“Way too early” NFL mock drafts are becoming like… ummm.. opinions in that everyone has them.
They generally serve little purpose aside from driving clicks, but in the case of the NFL Draft coverage, driving clicks is the main purpose of all content so it’s a good fit.
Of course, predicting which prospects might end up where a year from now is a fool’s errand since we can only guess at what the draft order will be.
However, college fans can be forgiven if they are curious to know which of their team’s players are going to be the apples of NFL personnel peoples’ eyes next winter and spring.
That brings us to Ohio State’s potential 2020 draft contingent.
After nine Buckeyes were drafted in 2019, how many might go next year?
We will bread it down, starting with the senior class today with the underclassmen to follow tomorrow.
Probable: Receivers K.J. Hill and Austin Mack, safety Jordan Fuller, linebacker Malik Harrison
Despite being overshadowed by some of his teammates, Hill arguably has been Ohio State’s most reliable pass catcher over the past two seasons and could have left this year. He has a knack for getting open in the slot, something increasingly important in the NFL, and making clutch catches. Playing all over the field could expand his draft profile this season.
Mack has played a lot the last two years but a foot injury wiped out the end of his junior season, so coming back to prove he is healthy and potentially put up big numbers made the most sense.
Fuller is the best example in this group of seniors-to-be about how fluid these lists can be. A year ago we would have penciled him into the list of likely early entries, but he started the year less than 100 percent healthy and was inconsistent last fall. New coaches and scheme (plus a little of that senior urgency) could combine to propel Fuller to a big 2019 as he is talented, versatile and smart. New defensive co-coordinator Greg Mattison has noted the free safety is among the most important players in modern football, so Fuller could be showcased this fall in the new defense.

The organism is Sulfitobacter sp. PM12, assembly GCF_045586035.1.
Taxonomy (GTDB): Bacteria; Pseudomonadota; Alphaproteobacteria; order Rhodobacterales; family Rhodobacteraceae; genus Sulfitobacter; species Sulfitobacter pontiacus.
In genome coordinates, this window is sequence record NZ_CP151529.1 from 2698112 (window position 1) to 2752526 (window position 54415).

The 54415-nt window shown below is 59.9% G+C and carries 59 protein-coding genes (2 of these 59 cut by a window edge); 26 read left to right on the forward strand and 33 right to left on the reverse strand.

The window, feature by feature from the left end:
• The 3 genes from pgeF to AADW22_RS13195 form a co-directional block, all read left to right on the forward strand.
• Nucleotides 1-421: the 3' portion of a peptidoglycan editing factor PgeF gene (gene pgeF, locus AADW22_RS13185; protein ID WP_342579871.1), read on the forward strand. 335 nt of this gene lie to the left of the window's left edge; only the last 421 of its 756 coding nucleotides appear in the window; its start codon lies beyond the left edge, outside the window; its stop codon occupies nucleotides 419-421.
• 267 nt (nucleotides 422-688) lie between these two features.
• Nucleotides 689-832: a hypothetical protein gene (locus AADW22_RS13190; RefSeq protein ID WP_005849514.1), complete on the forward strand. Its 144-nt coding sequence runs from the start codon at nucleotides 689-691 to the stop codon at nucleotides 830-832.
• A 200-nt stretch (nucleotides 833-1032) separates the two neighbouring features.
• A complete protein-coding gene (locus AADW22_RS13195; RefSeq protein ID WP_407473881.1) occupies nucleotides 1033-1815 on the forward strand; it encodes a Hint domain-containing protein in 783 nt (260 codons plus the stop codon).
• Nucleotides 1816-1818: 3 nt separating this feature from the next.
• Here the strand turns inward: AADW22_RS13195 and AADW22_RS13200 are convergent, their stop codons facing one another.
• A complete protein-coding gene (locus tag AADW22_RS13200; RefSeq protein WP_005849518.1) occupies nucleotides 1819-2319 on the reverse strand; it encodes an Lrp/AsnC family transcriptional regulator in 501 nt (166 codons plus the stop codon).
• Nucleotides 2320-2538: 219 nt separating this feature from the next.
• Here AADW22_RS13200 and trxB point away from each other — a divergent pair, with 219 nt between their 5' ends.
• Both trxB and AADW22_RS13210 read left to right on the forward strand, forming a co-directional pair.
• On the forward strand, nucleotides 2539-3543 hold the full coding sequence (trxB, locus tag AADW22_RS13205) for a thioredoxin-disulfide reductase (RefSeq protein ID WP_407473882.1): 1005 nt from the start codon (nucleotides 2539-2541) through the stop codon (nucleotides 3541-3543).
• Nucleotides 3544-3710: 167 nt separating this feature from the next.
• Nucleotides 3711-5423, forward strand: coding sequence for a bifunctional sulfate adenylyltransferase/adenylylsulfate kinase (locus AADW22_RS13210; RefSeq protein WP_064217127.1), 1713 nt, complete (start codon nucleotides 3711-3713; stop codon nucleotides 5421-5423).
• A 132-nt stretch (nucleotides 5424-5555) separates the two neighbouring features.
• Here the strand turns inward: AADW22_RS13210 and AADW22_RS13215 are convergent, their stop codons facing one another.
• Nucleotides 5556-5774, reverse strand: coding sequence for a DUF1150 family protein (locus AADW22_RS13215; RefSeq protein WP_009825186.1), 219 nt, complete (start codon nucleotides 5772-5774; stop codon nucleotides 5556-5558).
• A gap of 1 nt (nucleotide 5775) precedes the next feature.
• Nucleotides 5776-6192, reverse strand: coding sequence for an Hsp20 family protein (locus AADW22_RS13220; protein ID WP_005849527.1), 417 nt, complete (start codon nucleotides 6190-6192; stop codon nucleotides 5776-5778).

Harrison considered going pro but opted to come back. He has flashed some playmaking ability but also been inconsistent. Again in his case a new position coach could put Harrison over the top, and he received a lot of praise from linebackers coach Al Washington in the spring.
Less certain but still likely: Defensive lineman Jonathon Cooper, offensive lineman Branden Bowen, receiver Binjimen Victor, cornerback Damon Arnette
Arnette is a two-year starter already and another player who was inconsistent last fall while dealing with some injuries. As a cornerback, he could benefit even more from new techniques and coverages being installed by Jeff Hafley, the other new co-defensive coordinator.
The 6-foot-4 Victor has the type of frame and raw ability to get the attention of NFL scouts, but he needs to show what he can do on the field on a consistent basis.
Bowen is a big, physical athlete who hopes to be able to show teams what he can do two years after a nasty leg injury. His best trait could be his versatility as he can play guard or tackle.
Cooper doesn’t have the measurables that will blow teams away, but the Ohio State pedigree developed by Larry Johnson should help him if he has a productive senior campaign.
In the discussion with rousing final season: Tight end Rashod Berry, offensive linemen Josh Alabi and Jonah Jackson, defensive linemen Davon Hamilton, Jashon Cornell and Robert Landers
A former high school basketball star, Berry has the athleticism for sure, but will he get the opportunities to show his stuff this fall with as many as four tight ends worthy of playing time?
Landers is undersized even at the college level, but the Wayne graduate has a knack for getting in the backfield. Underestimate him at your own risk.
Cornell is a converted end who could blossom at 3-technique while Alabi and Jackson (a graduate transfer from Rutgers) will have to compete to earn a starting job.
The senior class alone has a shot at extending Ohio State’s six-year streak of having five or more players drafted, but what about the juniors and third-year sophomores? We’ll take a look at them next.